Are British Gas's profits too big?
Centrica was unhappy this morning at my pointing out on the Today Programme that its revenues from supplying gas to households in the UK rose 21% to £3.2bn the first half of the year, whereas consumption of gas increased 3.2%.
I drew the implication, which is unavoidable, that prices charged by its British Gas business had risen - and that this might upset a few people.
There is a similar story in electricity revenues: consumption actually fell 0.1% (a big hooray for energy conservation) whereas revenues were up 10% to £1.6bn.
Thanks to tighter control of costs, these revenue increases translated into operating profits from the supply of gas and electricity of £345m, 23% higher than in the same period of last year.
Now, to be clear, I did not make any value judgements about this. I did not suggest, for example, that Centrica is profiteering.
I simply said that in this period of recession, increases in revenues driven by higher prices would be controversial.
The chief executive of Centrica, Sam Laidlaw, says I am painting a misleading picture - that I failed to point out that British Gas's residential supply business had an unusually weak first half last year, and that profits were therefore returning to nearer the norm.
There is something in this. In the first half of the current year, the margin earned by British Gas - that is profit as a percentage of sales - was 7.2%, compared with 6.9% in the first six months of last year, and 8.9% in the whole of 2010.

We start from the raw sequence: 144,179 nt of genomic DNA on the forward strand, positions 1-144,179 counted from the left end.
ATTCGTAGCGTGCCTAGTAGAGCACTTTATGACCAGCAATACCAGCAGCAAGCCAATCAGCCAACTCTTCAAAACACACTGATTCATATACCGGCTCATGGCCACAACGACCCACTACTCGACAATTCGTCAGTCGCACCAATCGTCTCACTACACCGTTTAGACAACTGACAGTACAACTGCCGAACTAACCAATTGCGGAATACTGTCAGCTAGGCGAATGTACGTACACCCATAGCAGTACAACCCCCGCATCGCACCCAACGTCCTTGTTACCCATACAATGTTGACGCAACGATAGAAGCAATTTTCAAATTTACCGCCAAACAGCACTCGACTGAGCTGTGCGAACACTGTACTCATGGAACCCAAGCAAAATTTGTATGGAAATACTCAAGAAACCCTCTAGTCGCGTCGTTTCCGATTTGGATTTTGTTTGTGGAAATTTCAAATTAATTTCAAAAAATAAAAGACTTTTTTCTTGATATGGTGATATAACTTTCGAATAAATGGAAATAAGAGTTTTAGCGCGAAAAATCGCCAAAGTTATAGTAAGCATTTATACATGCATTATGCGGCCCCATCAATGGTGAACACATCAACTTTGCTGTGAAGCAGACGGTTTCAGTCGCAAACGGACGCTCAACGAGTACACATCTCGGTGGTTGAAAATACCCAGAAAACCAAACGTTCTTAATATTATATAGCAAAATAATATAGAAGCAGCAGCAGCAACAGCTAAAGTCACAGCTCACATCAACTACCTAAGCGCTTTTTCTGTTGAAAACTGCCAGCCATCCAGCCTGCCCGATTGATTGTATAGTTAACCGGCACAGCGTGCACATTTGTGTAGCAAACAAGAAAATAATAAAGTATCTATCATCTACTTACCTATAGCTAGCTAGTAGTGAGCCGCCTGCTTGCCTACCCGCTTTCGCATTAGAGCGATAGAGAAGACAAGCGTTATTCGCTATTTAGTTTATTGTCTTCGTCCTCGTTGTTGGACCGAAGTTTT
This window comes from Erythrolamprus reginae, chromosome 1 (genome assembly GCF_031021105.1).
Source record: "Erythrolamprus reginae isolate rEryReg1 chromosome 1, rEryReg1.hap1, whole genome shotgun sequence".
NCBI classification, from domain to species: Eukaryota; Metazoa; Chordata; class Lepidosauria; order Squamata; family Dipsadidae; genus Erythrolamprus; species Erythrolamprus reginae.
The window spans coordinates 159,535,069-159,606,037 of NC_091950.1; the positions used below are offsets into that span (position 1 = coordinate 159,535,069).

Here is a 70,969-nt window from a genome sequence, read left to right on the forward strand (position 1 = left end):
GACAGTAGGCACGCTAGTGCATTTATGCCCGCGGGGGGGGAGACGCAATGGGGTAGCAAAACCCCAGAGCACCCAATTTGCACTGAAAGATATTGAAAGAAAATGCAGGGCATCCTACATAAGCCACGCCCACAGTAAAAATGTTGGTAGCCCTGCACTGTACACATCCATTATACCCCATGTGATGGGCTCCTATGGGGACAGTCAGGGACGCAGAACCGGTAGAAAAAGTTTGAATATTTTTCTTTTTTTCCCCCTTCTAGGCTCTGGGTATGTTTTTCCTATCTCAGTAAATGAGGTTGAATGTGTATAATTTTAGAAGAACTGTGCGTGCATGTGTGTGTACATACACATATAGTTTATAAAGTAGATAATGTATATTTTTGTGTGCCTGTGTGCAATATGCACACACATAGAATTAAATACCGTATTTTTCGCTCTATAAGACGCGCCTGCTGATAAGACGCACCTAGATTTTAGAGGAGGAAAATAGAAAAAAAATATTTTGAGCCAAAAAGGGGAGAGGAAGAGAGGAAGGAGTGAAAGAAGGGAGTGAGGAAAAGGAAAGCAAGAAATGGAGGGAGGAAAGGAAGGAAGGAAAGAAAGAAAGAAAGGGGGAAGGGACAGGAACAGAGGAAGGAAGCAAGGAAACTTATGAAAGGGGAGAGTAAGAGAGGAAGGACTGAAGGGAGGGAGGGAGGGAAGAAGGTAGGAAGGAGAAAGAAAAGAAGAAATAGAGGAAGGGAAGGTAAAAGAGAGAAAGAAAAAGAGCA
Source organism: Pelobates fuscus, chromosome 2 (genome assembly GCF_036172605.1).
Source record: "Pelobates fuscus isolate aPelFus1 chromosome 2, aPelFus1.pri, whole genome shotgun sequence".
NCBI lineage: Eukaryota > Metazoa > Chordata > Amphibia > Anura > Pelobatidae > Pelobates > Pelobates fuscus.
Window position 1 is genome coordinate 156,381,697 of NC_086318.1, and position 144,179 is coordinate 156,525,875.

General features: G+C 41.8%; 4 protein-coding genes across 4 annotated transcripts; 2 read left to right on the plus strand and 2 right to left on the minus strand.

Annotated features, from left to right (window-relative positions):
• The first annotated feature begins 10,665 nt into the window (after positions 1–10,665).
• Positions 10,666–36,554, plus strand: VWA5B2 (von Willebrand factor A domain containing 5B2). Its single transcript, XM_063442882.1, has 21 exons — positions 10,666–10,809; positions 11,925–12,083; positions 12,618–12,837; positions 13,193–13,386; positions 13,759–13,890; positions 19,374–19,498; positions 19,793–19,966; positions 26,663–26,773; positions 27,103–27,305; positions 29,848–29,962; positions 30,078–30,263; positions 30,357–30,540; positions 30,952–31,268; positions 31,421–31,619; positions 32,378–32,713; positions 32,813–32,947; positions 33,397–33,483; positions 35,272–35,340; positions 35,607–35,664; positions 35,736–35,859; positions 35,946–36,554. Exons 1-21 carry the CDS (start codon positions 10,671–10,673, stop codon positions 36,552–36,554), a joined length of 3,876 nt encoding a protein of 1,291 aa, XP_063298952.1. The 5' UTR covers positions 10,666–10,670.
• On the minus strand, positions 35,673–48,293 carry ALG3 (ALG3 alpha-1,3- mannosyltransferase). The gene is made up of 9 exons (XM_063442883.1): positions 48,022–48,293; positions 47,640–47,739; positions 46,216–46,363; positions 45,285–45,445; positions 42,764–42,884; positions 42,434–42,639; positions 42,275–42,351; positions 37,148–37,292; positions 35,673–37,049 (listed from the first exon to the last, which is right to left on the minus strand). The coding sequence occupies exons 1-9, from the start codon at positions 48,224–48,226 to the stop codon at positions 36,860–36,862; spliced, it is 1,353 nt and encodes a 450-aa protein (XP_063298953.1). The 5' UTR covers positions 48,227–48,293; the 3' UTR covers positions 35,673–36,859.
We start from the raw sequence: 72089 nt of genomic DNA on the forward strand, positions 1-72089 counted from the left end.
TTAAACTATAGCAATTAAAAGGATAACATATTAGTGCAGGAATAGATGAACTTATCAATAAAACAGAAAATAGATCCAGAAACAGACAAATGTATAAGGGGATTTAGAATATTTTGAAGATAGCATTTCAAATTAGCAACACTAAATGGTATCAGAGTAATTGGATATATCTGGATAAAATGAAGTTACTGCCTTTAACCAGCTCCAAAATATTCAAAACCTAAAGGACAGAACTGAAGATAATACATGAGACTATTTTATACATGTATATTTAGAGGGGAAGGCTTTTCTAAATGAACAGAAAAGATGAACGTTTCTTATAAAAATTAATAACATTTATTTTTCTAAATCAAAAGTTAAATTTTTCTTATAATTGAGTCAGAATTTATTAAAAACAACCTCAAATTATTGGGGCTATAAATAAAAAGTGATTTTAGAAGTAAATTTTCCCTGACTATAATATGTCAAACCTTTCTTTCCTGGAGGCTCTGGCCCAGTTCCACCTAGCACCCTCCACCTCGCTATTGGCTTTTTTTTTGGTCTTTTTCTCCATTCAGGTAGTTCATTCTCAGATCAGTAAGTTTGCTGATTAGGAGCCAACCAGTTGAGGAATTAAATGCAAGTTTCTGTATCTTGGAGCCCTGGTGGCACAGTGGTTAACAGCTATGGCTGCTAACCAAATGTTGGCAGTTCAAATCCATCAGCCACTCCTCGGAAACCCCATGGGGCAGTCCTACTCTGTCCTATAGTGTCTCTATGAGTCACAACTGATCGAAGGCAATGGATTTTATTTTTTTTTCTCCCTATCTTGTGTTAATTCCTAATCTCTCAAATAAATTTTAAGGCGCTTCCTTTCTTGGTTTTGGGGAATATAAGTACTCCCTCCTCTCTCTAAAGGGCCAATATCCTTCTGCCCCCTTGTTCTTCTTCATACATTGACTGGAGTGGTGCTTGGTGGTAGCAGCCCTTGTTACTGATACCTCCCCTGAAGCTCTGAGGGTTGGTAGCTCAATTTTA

Or to put it another way, British Gas is earning lower profits than when many would have accused it of profiteering.
Mr Laidlaw also says that British Gas's margins are comparable to those of many retailers, which - he says - have much lower capital investment needs than Centrica.
To put it another way, Laidlaw says Centrica needs to generate the extra dosh to maintain and improve its supply network.
This is a slightly curious argument, in that - in today's recessionary conditions - most retailers would kill to have British Gas's margins and ability to set prices.
And that is the point. Unlike most retailers, Centrica sells stuff, energy, that we all have to buy.
We don't have to buy it from Centrica. There is competition. But it has significant market power, with 40% of the residential gas market and 25% of the electricity market.
So the question for Centrica's board is really about British Gas's responsibilities in a time of economic stagnation, when millions of people feel their available income is being squeezed.
Is this a period in which it should be showing greater solidarity with hard-pressed customers, by keeping prices lower than it would normally do in more buoyant economic conditions?
This is not about whether Centrica needs to abandon business common-sense and become some kind of philanthropic organisation, but about what pricing strategy will best enhance its reputation - which, after all, is the licence to operate that really matters.